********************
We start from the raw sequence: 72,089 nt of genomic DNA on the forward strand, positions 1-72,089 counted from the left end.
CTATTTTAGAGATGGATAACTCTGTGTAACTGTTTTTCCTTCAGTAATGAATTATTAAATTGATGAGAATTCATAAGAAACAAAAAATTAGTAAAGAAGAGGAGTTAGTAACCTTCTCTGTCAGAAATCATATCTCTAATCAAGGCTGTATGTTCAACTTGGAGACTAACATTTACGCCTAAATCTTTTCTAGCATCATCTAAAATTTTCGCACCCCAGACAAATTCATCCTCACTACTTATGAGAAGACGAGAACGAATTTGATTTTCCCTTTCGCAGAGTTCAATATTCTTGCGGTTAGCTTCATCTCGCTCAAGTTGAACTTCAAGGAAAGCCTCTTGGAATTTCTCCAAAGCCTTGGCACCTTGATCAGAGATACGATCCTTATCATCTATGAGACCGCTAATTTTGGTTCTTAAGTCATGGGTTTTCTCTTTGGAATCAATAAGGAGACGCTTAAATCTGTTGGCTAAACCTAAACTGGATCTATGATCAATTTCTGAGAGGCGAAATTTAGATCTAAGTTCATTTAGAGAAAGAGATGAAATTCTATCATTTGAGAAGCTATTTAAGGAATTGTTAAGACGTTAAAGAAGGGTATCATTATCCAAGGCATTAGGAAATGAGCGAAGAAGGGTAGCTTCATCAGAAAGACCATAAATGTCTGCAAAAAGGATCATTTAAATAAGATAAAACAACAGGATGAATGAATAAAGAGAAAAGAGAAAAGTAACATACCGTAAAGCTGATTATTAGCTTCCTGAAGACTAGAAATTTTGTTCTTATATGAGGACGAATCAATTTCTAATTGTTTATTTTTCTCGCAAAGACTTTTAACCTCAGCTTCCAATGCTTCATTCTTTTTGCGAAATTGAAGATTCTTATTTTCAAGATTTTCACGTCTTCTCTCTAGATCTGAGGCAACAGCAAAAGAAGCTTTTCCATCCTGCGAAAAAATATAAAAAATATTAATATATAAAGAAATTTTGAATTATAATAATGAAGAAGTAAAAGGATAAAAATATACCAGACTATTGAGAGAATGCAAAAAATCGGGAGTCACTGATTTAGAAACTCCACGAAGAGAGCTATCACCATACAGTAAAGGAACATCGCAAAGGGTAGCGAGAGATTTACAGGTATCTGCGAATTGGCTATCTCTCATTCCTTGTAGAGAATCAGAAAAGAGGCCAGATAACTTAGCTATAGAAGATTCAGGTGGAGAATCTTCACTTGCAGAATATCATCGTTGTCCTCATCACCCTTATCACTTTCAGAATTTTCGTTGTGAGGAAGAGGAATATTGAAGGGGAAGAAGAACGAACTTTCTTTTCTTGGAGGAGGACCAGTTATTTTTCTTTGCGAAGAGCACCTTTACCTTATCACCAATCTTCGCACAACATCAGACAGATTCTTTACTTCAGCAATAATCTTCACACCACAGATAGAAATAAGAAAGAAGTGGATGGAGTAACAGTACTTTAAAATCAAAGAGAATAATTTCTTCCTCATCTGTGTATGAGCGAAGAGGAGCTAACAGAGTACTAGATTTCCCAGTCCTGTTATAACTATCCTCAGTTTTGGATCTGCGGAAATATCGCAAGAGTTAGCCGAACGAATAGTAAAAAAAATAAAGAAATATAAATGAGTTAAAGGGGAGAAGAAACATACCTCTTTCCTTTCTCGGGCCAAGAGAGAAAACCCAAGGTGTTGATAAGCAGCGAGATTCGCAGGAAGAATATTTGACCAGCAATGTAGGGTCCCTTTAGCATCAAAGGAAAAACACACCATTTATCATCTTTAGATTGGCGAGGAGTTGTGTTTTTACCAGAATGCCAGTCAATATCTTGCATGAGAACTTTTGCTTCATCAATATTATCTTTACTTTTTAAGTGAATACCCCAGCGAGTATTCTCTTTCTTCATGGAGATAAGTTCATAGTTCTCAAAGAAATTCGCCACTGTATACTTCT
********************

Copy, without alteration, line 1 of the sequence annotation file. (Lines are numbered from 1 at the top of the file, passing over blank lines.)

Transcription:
We start from the raw sequence: 72,089 nt of genomic DNA on the forward strand, positions 1-72,089 counted from the left end.